Friday, 28 March 2014

Another Pair of Socks!

After the success of my first pair of socks, and still in search of some with a better fit and different techniques to learn for turning the heel, I chose the Desk Drawer Socks by Kimberlyn Fauson on Ravelry.  I was attracted by the description of a plain ('vanilla') sock for a 'stubby foot', featuring the 'easiest way to do a short row heel', and the picture showed socks in the same yarn that I was planning to work with (Drops Fabel), but in a different colourway.

I dithered somewhat when starting.  I did another two swatches, trying to adjust my tension and still got 32-36s/44-48r on 2.75mm needles. The ball band average gauge is 26s/32r on 2.5mm. Going up another needle size will make the fabric too loose.  I’m really not a very tight knitter, so I don’t understand it at all, but at least my gauge is closer to that on this pattern.
The pattern is for 60 stitches, so I was a bit worried about whether that would be wide enough for my chunky feet and ankles. I redid the stitches per inch calculation using my tension gauge to check how wide a sock (in theory) the number of stitches specified in the pattern would create.  In the end, I stuck with the number of stitches from the last pair of socks (72; 18 per dpn). I knew this would mean I would have to work a few more rows and decide how to deal with the extra stitches when doing the heel and toe, but my knitting confidence is growing, so in the end, I cast on and went for it.

10 rows of K2P2 rib, for the cuff.
40 rows stocking stitch before doing the heel. (I like my sock legs about 10cm - quite short, but then, so am I!)

The short row heel method described is quite easy, and pretty cool.  It involves leaving increasing numbers of slipped stitches at the start and end of rows which are then caught up in the work again by knitting/purling them with the running thread leading to the next slipped stitch.  I was fascinated by this.  You're lifting a running thread but not increasing.  You're knitting or purling two together, but not decreasing.  And the heel starts to take shape as you work back and forth. I found identifying the running thread after a slipped stitch difficult.  The purl side work was neat, but the knit side left holes, so I probably wasn't picking up correctly.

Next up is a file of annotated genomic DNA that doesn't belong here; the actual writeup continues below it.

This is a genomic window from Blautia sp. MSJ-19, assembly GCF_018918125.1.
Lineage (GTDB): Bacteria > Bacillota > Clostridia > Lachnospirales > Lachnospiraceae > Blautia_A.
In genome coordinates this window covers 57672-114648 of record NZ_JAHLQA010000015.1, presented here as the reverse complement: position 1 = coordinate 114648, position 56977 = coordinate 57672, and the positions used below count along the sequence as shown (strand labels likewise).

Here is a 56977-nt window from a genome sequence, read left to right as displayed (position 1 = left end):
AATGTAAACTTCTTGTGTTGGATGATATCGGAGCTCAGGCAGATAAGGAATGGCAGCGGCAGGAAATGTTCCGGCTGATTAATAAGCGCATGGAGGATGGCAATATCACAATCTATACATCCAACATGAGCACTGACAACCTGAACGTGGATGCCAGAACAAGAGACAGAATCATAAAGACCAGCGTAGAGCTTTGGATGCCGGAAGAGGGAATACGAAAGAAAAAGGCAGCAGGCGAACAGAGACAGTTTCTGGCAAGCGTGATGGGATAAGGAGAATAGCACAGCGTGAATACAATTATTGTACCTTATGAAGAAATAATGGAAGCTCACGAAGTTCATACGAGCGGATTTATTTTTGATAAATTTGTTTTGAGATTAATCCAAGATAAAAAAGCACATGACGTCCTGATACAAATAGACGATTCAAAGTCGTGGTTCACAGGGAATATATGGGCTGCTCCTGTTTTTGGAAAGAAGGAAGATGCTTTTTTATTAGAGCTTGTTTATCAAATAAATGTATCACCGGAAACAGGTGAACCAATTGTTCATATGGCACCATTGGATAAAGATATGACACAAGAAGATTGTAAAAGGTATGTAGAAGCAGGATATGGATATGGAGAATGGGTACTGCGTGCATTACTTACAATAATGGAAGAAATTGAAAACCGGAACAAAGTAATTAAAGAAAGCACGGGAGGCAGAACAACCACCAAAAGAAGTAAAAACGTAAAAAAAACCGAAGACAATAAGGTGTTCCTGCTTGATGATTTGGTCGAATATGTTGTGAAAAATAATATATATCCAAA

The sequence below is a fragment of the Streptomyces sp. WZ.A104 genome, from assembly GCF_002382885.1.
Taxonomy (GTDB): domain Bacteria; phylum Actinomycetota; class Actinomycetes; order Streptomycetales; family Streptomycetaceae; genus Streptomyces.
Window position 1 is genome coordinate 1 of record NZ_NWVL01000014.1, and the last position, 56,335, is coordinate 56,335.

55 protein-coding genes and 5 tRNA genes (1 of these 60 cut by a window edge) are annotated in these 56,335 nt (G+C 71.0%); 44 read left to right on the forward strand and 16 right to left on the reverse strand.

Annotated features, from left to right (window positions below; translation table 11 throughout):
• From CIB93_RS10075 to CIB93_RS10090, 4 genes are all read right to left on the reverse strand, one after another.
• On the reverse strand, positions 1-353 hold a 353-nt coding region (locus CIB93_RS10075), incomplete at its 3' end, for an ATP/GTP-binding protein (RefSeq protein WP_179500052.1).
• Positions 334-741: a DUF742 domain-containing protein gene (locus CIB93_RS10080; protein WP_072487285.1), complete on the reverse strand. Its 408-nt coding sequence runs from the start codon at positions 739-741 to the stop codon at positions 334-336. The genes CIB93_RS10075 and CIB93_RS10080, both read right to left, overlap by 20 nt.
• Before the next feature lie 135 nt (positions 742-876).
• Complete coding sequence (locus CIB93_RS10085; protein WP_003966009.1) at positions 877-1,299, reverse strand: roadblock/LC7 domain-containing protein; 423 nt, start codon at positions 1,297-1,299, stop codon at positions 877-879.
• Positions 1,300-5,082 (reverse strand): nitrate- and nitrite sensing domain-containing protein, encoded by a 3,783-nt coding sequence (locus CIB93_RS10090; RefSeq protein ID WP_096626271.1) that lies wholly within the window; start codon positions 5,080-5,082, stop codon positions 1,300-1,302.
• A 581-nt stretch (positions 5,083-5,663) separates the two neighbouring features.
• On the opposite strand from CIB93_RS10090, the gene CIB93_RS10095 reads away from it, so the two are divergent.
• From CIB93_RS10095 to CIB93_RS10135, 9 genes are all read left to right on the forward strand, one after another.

I also had to make a decision how many stitches to leave unknit either side and how many to work in the centre, which would be the heel width. The tutorial for this said it could be 'whatever you want' but I think there is probably more to it than that. The pattern had 9 unknit/slipped on each end and 12 in the middle.
I changed this to 11 unknit and 14 in the middle on my first sock, but this resulted in a flappy little wedge where the heel shaping was evidently a couple of rows too long with too few working stitches in the centre.  It wasn't a big enough problem to warrant frogging back, but not a good fit either.
I tweaked this on the second sock, leaving 10 either side and 16 in the centre, which was better, though still not perfect.

55 rows on the foot to the toe shaping.

I worked the three extra decrease rows (to take care of my six extra stitches) with some corresponding knit rows evenly into the toe shaping pattern. However, this resulted in 5 or 6 extra rows in the toe shaping (which I forgot to take off the foot length, oops!), so the socks are a little long, and the toes more pointed than the original.

Again, no washing and blocking, but straight on my feet, warm and comfortable, even if they are a little too big!

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